So, a chance to breathe. And to rewind to two weeks ago today, when I headed over to my recently discovered barber shop, Barbers on Germain, where Russ has been clear-cutting my scalp since sometime early this year.
On the way over – not far; just across the Mississippi and west about a mile – I slid into the CD player a Time-Life anthology of hits from 1964, and as I drove, up popped Chuck Berry’s “You Never Can Tell.” I knew the record, but only a little, not nearly as well as I know his 1950s work that was a major part of the foundation of rock ’n’ roll, the records like “Johnny B. Goode,” “Sweet Little Sixteen,” and the rest.
And I realized – not for the first time – that I’d not offered anything here to note Chuck Berry’s passing on March 18. Over the years here, I’ve noted the passing of many artists, but I imagine that if I were to take the time to track out the subjects of those pieces, my choices of which artists’ passings to note might seem idiosyncratic. That’s likely no surprise. But to ignore Chuck Berry?
So I thought, as I headed up the sidewalk to Barbers on Germain with the strains of “You Never Can Tell” running through my head – “C’est la vie,” say the old folks. “It goes to show you never can tell.” – that I should probably do something here about the man and his music. Well, c’est la vie, indeed. The following Monday was the start of two weeks of dealing with changes in my mom’s life, as I noted here yesterday.
I’m not going to say that Chuck Berry’s music, life and passing are now old news: The edition of Rolling Stone that came into my mailbox yesterday has Berry on the cover. But I’ve read too many tributes to the man at too many blogs and online publications in the past month to have any assurances that whatever I offer here would be anything other than echoes of those pieces.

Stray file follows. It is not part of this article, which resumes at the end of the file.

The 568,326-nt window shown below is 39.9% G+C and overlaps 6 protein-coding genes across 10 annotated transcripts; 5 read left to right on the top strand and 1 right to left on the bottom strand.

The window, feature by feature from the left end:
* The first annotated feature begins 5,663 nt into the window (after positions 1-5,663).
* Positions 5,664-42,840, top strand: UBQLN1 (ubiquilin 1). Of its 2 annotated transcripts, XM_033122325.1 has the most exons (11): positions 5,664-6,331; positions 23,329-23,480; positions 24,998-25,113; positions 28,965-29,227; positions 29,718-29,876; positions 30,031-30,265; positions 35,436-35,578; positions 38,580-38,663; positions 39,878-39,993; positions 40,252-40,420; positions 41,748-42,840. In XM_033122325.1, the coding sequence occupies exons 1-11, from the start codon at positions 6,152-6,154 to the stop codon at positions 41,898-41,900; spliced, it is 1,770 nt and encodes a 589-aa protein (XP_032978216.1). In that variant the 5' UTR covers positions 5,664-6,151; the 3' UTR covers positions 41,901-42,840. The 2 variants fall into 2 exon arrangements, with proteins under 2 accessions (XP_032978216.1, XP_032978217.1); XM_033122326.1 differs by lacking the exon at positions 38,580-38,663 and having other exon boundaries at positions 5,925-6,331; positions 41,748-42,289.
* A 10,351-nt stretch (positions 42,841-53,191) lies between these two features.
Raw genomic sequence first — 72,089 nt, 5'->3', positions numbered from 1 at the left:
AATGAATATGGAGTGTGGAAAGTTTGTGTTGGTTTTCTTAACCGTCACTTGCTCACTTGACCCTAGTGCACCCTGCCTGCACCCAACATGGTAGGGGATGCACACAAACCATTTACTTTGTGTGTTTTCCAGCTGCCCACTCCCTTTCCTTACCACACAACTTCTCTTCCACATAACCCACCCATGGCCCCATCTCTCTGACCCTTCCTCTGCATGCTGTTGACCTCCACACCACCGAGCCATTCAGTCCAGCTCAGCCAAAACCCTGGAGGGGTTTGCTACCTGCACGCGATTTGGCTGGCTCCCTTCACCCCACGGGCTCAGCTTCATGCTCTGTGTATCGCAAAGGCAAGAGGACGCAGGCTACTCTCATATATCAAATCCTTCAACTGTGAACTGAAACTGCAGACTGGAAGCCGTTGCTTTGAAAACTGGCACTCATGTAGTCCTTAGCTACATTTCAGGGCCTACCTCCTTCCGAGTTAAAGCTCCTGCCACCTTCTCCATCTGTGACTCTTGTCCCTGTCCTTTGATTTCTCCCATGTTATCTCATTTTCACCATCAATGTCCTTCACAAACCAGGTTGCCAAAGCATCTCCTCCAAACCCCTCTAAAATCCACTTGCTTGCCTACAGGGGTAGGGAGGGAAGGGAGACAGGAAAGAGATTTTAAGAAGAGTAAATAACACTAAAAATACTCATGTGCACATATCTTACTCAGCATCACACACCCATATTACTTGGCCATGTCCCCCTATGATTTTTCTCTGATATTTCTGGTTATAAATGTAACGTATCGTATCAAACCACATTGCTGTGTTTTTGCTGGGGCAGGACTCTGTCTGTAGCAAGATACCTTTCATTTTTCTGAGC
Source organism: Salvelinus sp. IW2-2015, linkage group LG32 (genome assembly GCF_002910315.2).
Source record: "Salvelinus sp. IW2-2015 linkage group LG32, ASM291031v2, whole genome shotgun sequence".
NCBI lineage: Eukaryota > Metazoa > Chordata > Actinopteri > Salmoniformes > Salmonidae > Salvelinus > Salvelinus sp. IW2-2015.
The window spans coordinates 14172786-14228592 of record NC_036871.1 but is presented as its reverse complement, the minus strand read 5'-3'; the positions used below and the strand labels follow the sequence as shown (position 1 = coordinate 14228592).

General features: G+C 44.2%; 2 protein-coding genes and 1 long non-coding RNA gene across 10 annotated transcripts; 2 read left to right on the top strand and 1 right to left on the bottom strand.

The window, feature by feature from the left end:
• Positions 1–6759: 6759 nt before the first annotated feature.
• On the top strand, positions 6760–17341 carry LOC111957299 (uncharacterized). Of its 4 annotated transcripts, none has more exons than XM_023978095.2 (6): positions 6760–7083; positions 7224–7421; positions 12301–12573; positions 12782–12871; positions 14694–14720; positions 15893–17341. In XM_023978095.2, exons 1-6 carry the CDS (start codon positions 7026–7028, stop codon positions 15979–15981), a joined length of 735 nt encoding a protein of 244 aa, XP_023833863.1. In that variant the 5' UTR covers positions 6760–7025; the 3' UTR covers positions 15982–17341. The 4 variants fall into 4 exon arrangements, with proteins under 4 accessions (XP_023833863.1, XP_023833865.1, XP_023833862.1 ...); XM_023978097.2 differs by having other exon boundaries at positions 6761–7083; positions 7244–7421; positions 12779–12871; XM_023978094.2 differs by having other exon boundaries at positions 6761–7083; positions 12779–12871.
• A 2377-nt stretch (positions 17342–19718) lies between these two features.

So I think back to that drive to the barber shop. As “You Never Can Tell” came out of the speaker, I thought about Dave Marsh’s comments in his 1989 ranking of the top 1,001 singles, The Heart of Rock & Soul. He ranked “You Never Can Tell” at No. 341, writing:
Chuck returned from doing time on his trumped-up Mann Act charge in 1964 as if his flow of hits had never been interrupted. The new batch included two of his finest, “Promised Land” and “You Never Can Tell.”
“You Never Can Tell” makes an obvious break with Berry’s earlier format, not so much by prominently featuring Johnny Johnson’s piano as by using it with a New Orleans-style beat.
Had prison altered Chuck’s gifts in any way? Nah, he was bitter and hostile before he went in. And still a poet when he came out. How else explain: “They furnished off an apartment with a two-room Roebuck sale / The coolerator was crammed with teevee dinners and ginger ale.” It may not read as great as it sings, but then, neither does the rhythm of everyday life.
So here, to catch up and to offer my respect and thanks to Chuck Berry, is “You Never Can Tell.” It went to No. 14 in the Billboard Hot 100 in 1964, and it’s today’s Saturday Single.
(Quotation corrected after first posting.)